I could not get hold of my mum who was on holiday, so I turned to my grandma. Grandma offered a fairly standard bread dough recipe which however suggested using a large amount of water and this worried me a bit. So I scoured the internet to find a different dough recipe using eggs. I decided to get a start on the one my grandma recommended, adjusting the amount of water used. However, trying to add more water to the mixture I ended up with a lumpy mess which I thought could not be salvaged. I sighed, covered my failed effort with a tea towel and decided to start afresh, using the egg recipe this time. This was not perfect either, for the amount off eggs the recipe recommended I had to add about another 100g flour. But experimentation paid off. I let the dough prove for about two hours. When I came back to have a look, I was surprised to find that both doughs have done their thing (doubled in size) and there was no unappetising lump in sight in my first creation. It had started to dawn on me again that I am an idiot.
Following a bit of a pondering and a test run I decided that I preferred the eggy pastry because of its smoother texture. The downside of experimental cuisine is that you sometimes wind up having ludicrous amounts of leftovers. Sometimes they are a complete failure that gets flung in the bin, other times it is perfectly good stuff. This was perfectly good stuff. My crazy diet does not permit any bread, but this could not even pass off as mild cheating. We are talking about 10 pizza bases worth of dough. In the end I decided to make little bread cakes, and the bakery girl I am, knotted buns.
I wanted to prettify my pierogi somehow and I decided to adorn them with little fennel seed stars. This was ridiculously labour intensive, but I was labour of love. Fennel seeds went very well with the filling so while I would advise against making these little stars unless you absolutely want to, I definitely recommend sprinkling the filling with a few seeds before you fold the pasties over.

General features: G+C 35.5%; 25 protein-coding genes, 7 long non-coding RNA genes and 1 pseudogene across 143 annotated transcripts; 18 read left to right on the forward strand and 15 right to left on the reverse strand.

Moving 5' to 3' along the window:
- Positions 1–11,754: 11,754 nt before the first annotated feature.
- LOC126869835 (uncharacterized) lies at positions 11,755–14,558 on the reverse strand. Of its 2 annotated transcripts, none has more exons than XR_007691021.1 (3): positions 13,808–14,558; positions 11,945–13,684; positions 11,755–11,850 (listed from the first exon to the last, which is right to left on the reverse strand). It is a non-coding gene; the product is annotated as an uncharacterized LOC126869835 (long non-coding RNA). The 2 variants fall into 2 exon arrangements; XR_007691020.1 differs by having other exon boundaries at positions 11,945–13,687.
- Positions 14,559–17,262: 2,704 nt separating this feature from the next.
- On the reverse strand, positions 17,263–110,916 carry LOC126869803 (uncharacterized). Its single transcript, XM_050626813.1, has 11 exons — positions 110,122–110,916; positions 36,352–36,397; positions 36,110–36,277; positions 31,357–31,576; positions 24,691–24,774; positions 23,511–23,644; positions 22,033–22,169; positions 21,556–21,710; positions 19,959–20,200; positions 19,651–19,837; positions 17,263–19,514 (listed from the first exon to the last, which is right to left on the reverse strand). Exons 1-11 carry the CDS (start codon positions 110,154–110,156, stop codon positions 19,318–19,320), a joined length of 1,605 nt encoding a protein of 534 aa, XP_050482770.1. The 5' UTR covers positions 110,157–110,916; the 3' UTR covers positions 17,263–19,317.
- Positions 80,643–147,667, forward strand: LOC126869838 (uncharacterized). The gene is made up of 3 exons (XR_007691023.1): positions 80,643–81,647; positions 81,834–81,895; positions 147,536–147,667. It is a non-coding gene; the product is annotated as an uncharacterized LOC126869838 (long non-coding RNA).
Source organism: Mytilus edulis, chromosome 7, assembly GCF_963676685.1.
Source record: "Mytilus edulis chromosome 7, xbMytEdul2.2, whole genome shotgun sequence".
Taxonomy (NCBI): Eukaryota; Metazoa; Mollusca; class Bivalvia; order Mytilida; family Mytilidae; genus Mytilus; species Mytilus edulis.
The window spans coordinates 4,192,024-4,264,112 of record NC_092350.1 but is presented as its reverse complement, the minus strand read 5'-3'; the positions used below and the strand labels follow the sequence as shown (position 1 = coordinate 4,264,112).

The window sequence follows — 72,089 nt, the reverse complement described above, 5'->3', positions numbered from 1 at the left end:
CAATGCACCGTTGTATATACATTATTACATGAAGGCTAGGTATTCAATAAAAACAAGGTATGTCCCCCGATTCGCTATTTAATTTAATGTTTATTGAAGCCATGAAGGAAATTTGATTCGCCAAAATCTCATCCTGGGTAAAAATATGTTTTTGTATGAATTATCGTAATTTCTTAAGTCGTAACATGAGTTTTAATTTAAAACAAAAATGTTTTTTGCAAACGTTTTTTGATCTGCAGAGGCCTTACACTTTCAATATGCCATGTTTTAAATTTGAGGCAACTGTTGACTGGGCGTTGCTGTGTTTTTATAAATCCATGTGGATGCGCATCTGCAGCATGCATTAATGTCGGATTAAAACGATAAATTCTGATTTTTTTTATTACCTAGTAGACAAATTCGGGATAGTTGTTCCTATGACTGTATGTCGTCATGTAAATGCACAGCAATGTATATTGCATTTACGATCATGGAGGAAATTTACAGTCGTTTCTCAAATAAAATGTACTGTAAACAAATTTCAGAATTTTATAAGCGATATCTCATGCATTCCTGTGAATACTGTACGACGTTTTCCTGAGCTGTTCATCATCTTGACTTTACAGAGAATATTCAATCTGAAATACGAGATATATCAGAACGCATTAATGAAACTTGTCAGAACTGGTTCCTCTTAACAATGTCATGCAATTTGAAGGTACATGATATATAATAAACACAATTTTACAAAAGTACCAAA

Neither Polish nor Russian Pierogi (makes about 20)
For the pastry:
500g plain flour
1 sachet of yeast
2 tsp sugar
1 tbsp salt
a glug of oil
For the filling:
an inch high cut of smoked ham
a 1l jar of saurkraut
1 egg – for the egg wash
Mix the yeast with the sugar and some tepid water. Allow it to stand for a few minutes to froth up. In a large bowl, combine 1/3 of the flour and the salt, make a well and pour in the yeast liquid. Combine to make an elastic dough, kneading for a while, then cover with a tea towel and leave to prove for 2-3 hours.
Now add the rest of the flour, milk and eggs. Combine all to make a smooth dough, adding more flour if necessary. Work in a little bit of oil and keep kneading. Allow to rest again for about 2 hours, or as long as you can be bothered – it rises fast. In the meantime, combine all the ingredients for the filling in a bowl.
Tip the dough onto a floured surface, cut in quarters, roll out the quarters in cylindrical strings and cut these into a couple of similarly sized chunks. Roll these out very thin (about 2 mm) and cut out circles. I used a 10cm diameter bowl for this. Make sure your surface is floured well and nothing clings and sticks if you want your pasties to be really pretty and uniform.
Preheat your oven to 200°C. Carefully transfer your discs onto a baking tray and scoop a bit of the filling onto them. You don’t want too much as it might be hard to properly fold the pasties over. Wet the edges of the disc with your egg wash and carefully fold over. I did not crimp the edges, I only pressed it down with my finger. Smear the pasties all over with the eggs wash and bake in the preheated oven for 8 minutes. Leave to cool on a wire rack. And that’s that. I selected four of the prettiest ones to be presented to the judges. They did not win me the rosette, but I came in second and got a highly commended certificate. Ah, all that effort…
Leftover dough made these bread cakes and knot buns. For the knot buns, you always start with 4 strings, threading them through as though making a figure of 4 with them. I baked these for about 10 minutes.